We were sitting in a remote village cafe when Albrecht rolled up his sleeves to show me the multiple red rows of bed bug bites.
“No more albergues for me,” he said.
Of course. A lightbulb moment. I knew at once that there would be no more albergues on this trip for me either. I needed sleep, peace, somewhere clean and time for all the blotchy bites on my face, neck and shoulders to heal. Late that afternoon I checked in to a small hotel in Caldas de Reis, peeled off my pack, lay on the crisp white bed and listened to the silence. It was the best 28 euros I’ve ever spent.
Later I drank beers and ate with my Canadian, German and Swedish friends. We soaked tired feet and legs in the public hot springs of this pretty spa town and when it got dark we drank hot chocolate in the bread shop and ate yet more pastries. And then I waved them goodnight and retreated to the calm of my solitary space.
All was well with the world when I set off next morning. And when my journey was hijacked it got even better. A man called from the window of a school building as I was walking past and asked if I’d come in and meet the children. “It’s our window on the world,” he said. ” We invite pilgrims in to tell us about their countries. It’s our project. Please speak to the chicos in Scottish.”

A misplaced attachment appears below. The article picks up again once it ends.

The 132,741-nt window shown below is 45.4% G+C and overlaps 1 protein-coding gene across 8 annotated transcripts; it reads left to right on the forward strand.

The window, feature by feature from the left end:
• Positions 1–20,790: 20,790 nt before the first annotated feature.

Two Croatian girls came in too and I’ve no idea what they told the kids (in Croatian) but I turned to stereotypes and mimed bagpipes, described shaggy Highland cows with long horns, did a little Scottish dance and – for the teacher – focused on whisky. And then the kids crowded round for photographs, we exchanged email and Facebook details, the teacher showed us his scrapbook of postcards from every corner of the globe, we all hugged and five minutes later we set off back on our journeys.
We hadn’t even taken off our packs, but it had been the most magical moment of the week. I’ve fallen back in love with the camino.